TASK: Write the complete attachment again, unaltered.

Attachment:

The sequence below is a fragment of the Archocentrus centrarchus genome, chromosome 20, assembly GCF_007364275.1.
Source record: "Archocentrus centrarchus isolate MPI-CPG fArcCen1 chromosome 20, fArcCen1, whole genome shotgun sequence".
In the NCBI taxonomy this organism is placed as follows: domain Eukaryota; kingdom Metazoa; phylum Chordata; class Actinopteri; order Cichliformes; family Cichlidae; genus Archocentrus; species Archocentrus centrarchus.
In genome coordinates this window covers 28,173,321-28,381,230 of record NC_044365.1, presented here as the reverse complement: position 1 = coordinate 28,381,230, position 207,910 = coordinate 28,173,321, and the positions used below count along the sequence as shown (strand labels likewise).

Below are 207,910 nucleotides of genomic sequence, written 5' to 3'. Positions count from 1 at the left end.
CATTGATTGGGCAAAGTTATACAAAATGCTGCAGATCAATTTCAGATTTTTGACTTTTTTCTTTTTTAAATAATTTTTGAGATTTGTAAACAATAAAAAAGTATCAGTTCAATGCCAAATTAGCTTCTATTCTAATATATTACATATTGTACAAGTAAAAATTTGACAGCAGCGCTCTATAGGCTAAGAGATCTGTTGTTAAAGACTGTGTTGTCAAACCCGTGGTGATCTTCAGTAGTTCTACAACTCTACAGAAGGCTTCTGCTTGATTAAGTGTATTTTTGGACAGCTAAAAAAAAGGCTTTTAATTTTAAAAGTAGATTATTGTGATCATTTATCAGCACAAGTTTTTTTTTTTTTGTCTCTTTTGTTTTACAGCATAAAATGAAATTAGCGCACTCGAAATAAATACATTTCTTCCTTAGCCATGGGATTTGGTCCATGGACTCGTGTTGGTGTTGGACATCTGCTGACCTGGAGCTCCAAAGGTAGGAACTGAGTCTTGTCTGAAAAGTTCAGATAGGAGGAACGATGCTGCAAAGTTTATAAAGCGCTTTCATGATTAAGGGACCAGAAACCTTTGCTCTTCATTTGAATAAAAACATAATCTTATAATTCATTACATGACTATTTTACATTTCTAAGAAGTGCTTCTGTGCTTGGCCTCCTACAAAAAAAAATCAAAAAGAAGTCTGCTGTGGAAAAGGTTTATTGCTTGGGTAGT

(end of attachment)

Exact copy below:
The sequence below is a fragment of the Archocentrus centrarchus genome, chromosome 20, assembly GCF_007364275.1.
Source record: "Archocentrus centrarchus isolate MPI-CPG fArcCen1 chromosome 20, fArcCen1, whole genome shotgun sequence".
In the NCBI taxonomy this organism is placed as follows: domain Eukaryota; kingdom Metazoa; phylum Chordata; class Actinopteri; order Cichliformes; family Cichlidae; genus Archocentrus; species Archocentrus centrarchus.
In genome coordinates this window covers 28,173,321-28,381,230 of record NC_044365.1, presented here as the reverse complement: position 1 = coordinate 28,381,230, position 207,910 = coordinate 28,173,321, and the positions used below count along the sequence as shown (strand labels likewise).

Below are 207,910 nucleotides of genomic sequence, written 5' to 3'. Positions count from 1 at the left end.
CATTGATTGGGCAAAGTTATACAAAATGCTGCAGATCAATTTCAGATTTTTGACTTTTTTCTTTTTTAAATAATTTTTGAGATTTGTAAACAATAAAAAAGTATCAGTTCAATGCCAAATTAGCTTCTATTCTAATATATTACATATTGTACAAGTAAAAATTTGACAGCAGCGCTCTATAGGCTAAGAGATCTGTTGTTAAAGACTGTGTTGTCAAACCCGTGGTGATCTTCAGTAGTTCTACAACTCTACAGAAGGCTTCTGCTTGATTAAGTGTATTTTTGGACAGCTAAAAAAAAGGCTTTTAATTTTAAAAGTAGATTATTGTGATCATTTATCAGCACAAGTTTTTTTTTTTTTGTCTCTTTTGTTTTACAGCATAAAATGAAATTAGCGCACTCGAAATAAATACATTTCTTCCTTAGCCATGGGATTTGGTCCATGGACTCGTGTTGGTGTTGGACATCTGCTGACCTGGAGCTCCAAAGGTAGGAACTGAGTCTTGTCTGAAAAGTTCAGATAGGAGGAACGATGCTGCAAAGTTTATAAAGCGCTTTCATGATTAAGGGACCAGAAACCTTTGCTCTTCATTTGAATAAAAACATAATCTTATAATTCATTACATGACTATTTTACATTTCTAAGAAGTGCTTCTGTGCTTGGCCTCCTACAAAAAAAAATCAAAAAGAAGTCTGCTGTGGAAAAGGTTTATTGCTTGGGTAGT